Thaer Sabri reflects on the UK Open Banking initiative

Reflections on the UK Open Banking initiative

The UK Open Banking initiative is gathering pace, and is looking to deliver a first version of its read/write API specifications for testing early July 2017. This is welcome, and is a significant milestone in creating a single set of APIs that UK banks can adopt to enable the delivery of payment initiation (“PIS”) as well as account information services (“AIS) by authorised providers.

The benefits the initiative delivers are tempered however by the limited scope of the work, addressing consumer and SME bank current accounts, being restricted to UK Sterling currency, and being subject to a number of limitations to the technical design work, driven by the January 2018 Competition and Markets Authority (“CMA”) deployment deadline. Notably the solution only caters for single immediate payment transaction initiation – so a user is required to separately authorise each payment transaction with their PIS provider, and cannot for example authorise multiple transactions in a single step.This means that it continues to be easier to authorise a service provider to access funds through a credit or debit card than to initiate PIS payments. Secondly, the specifications require customer authentication to be undertaken directly with the ASPSP (Bank or PI or EMI), and does not provide for authentication to be undertaken through the PIS provider.

This means that a separate parallel communication channel has to be created and the user redirected to their ASPSP before returning to PIS platform to complete the transaction. This results in a poor customer experience, and one which restricts business models, limits the roles played by different parties in the value chain and can inhibit the deployment of innovative technical solutions.

The initiative does not cater for the AIS obligations relating to cards, to the needs of ‘decoupled’ card issuers (PSD2 Article 65) or to electronic money products.

The Open Banking Implementation Entity (IE) employs a steering group to advise the Trustee on decision making, but does not have decision making power. The objectives of the IE were set by the UK CMA and are directed at the 9 banks that were subjects of its competition review. The banks are also required to fund the work of the IE as part of the CMA remedy.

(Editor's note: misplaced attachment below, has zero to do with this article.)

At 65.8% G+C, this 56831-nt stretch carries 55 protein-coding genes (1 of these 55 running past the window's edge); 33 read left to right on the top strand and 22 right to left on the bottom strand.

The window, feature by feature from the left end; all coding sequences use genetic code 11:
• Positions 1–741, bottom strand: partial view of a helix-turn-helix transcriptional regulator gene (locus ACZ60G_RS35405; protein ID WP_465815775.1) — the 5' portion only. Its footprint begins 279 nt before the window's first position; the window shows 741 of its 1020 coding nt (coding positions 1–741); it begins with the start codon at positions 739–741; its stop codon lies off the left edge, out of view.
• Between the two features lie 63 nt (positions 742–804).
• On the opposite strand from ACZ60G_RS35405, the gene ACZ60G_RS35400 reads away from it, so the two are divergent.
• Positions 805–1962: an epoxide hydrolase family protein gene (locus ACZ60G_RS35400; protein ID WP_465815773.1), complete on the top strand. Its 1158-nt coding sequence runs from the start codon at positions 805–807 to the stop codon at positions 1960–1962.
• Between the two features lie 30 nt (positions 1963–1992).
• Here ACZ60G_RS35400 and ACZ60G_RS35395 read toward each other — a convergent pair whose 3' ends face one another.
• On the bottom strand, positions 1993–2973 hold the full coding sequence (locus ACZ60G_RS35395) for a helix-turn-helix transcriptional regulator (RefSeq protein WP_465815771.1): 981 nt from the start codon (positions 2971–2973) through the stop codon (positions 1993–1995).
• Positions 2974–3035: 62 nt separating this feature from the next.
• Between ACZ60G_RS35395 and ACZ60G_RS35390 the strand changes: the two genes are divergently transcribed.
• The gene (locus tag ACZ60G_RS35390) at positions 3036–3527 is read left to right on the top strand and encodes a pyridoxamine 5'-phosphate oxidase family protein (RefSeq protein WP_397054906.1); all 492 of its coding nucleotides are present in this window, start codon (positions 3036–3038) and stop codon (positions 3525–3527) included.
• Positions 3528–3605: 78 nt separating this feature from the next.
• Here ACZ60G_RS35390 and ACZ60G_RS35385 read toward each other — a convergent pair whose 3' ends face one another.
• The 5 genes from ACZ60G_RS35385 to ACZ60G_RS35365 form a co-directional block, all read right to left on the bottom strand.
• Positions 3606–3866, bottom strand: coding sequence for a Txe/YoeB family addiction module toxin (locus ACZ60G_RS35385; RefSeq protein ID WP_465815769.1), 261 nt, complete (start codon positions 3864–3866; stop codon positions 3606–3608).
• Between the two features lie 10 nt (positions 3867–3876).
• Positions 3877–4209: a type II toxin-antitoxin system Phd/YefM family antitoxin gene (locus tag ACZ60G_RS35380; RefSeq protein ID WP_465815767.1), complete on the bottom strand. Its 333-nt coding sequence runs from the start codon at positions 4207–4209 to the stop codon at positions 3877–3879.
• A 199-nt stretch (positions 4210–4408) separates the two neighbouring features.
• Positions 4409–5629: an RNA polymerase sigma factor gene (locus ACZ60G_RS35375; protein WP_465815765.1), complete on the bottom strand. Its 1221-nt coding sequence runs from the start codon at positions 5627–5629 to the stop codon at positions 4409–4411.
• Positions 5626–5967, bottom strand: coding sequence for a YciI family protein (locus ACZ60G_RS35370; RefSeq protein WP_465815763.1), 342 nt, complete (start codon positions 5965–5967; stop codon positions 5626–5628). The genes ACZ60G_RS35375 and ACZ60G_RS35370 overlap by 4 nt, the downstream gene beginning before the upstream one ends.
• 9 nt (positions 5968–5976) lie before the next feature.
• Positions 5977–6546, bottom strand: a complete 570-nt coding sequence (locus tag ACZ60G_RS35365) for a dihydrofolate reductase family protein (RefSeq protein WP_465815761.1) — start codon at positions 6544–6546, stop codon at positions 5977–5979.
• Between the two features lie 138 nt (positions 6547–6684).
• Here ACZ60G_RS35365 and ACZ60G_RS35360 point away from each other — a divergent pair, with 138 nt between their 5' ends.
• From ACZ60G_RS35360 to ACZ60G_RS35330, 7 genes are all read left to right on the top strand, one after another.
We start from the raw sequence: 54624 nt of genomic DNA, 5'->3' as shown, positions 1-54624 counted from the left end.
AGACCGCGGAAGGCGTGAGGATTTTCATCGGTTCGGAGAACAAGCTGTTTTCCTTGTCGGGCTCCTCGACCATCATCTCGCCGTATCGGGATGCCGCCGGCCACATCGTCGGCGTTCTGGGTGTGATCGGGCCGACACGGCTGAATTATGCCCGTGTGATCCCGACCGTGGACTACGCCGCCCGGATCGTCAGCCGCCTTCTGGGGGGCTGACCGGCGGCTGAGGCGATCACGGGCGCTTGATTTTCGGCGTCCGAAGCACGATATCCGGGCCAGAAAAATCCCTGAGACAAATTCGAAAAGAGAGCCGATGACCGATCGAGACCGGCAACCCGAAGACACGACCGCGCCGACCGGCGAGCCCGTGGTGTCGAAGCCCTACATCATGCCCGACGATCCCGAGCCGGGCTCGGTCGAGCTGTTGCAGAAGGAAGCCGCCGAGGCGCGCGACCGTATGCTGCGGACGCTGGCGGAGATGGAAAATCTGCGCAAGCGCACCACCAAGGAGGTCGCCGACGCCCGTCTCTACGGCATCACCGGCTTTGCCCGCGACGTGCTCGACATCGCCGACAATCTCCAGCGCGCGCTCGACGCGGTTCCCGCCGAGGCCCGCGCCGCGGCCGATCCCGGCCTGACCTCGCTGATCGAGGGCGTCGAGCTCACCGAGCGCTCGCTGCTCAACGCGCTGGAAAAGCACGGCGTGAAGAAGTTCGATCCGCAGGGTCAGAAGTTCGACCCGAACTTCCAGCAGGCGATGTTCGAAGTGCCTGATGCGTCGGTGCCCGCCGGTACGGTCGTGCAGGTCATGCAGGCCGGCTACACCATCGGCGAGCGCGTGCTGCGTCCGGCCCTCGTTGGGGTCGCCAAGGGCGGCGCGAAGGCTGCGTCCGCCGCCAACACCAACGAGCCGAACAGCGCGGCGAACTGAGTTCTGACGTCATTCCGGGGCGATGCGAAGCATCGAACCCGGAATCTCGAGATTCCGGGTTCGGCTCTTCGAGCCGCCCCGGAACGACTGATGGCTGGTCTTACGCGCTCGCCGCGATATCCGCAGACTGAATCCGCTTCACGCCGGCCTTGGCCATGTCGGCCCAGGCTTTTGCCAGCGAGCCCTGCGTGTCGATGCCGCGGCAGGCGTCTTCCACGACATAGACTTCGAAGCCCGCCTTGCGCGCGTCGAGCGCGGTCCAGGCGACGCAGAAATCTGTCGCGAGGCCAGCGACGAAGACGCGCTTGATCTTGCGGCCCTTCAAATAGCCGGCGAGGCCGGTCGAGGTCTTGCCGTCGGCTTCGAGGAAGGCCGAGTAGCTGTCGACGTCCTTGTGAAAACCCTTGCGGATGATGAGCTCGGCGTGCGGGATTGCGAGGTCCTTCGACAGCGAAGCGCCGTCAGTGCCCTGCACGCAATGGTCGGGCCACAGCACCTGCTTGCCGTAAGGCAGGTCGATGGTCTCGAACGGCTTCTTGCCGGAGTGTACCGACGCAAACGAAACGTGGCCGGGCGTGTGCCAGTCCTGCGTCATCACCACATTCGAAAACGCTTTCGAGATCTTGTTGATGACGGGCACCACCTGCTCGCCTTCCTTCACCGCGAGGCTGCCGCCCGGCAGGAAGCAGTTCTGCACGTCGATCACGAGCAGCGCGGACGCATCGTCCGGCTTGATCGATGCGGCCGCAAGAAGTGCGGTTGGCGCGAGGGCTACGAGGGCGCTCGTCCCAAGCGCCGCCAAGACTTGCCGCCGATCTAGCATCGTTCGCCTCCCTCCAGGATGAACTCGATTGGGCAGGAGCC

This has created a limitation that the Open Banking initiative is struggling to overcome. This would be merely a shortcoming had this not been the only significant ongoing UK based standardisation effort in this space. It is funded and run by the CMA 9 banks and required to deliver a CMA remedy, rather than a PSP wide (bank, PI and EMI) solution, taking into account the needs of the wider constituency. It furthermore falls far short of the requirements of PSD2, and would not therefore deliver PSD2 compliance for participating PSPs.

In creating the IE, the CMA has galvanised the UK payments community to work together to create a common standard. In setting out the terms of the remedy and the deliverables it may have inadvertently laid the ground for the next wave of anti-competitive behaviour. This could not have been contemplated by the CMA, but now that the impact is clearer, I believe that an adjustment is necessary.

The design of the specification is being driven by the CMA 9 banks, and other parties have little or no influence on the direction, decision making or priorities of the initiative. This is formalised in the terms of reference of the IE steering group which excludes a decision-making role for the body. Similarly, the Project Management Group and Technical Design Office, the two bodies with meaningful decision-making roles have only CMA 9 representation and do not provide for non-CMA 9 payments industry participation.In the context of the delivery of a CMA remedy for the 9 banks, this is entirely reasonable; it is run by them, funded by them and is operated for their benefit.

In the context of delivering a meaningful Open Banking initiative however, a PSD2 compliant industry solution that can benefit all PSPs, FinTech providers and the wider payment user community, this is entirely inappropriate.

There needs to be a change; and the change needs to happen while the different parties remain engaged within the current process. Quite soon alternative standardisation initiatives, driven by EU institutions that aim to deliver a more inclusive outcome, will start to deliver draft PIS API specifications and the restrictions of Open Banking will be set in stark contrast.

I believe the CMA needs to urgently review the initiative and consider whether it delivers the outcomes it had intended in the new world of AIS and PIS services, and not just for competition in ‘current bank accounts’. This is a world driven by use cases and technologies that mostly reside with non-bank participants, it promises significant user benefits and enhanced competition, but only if the entire value chain is able cooperate in its delivery.

In the immediate term, a binding commitment by Open Banking to broaden the scope of the work to include the interests of other payment industry participants is needed, accompanied by a change to corporate governance to give all participants a say in decision making. This is so, even if outcomes cannot be delivered until after January 2018.

Article written by Dr Thaer Sabri, CEO of the EMA published on LinkedIn Pulse

https://www.linkedin.com/pulse/reflections-uk-open-banking-initiative-thaer-sabri

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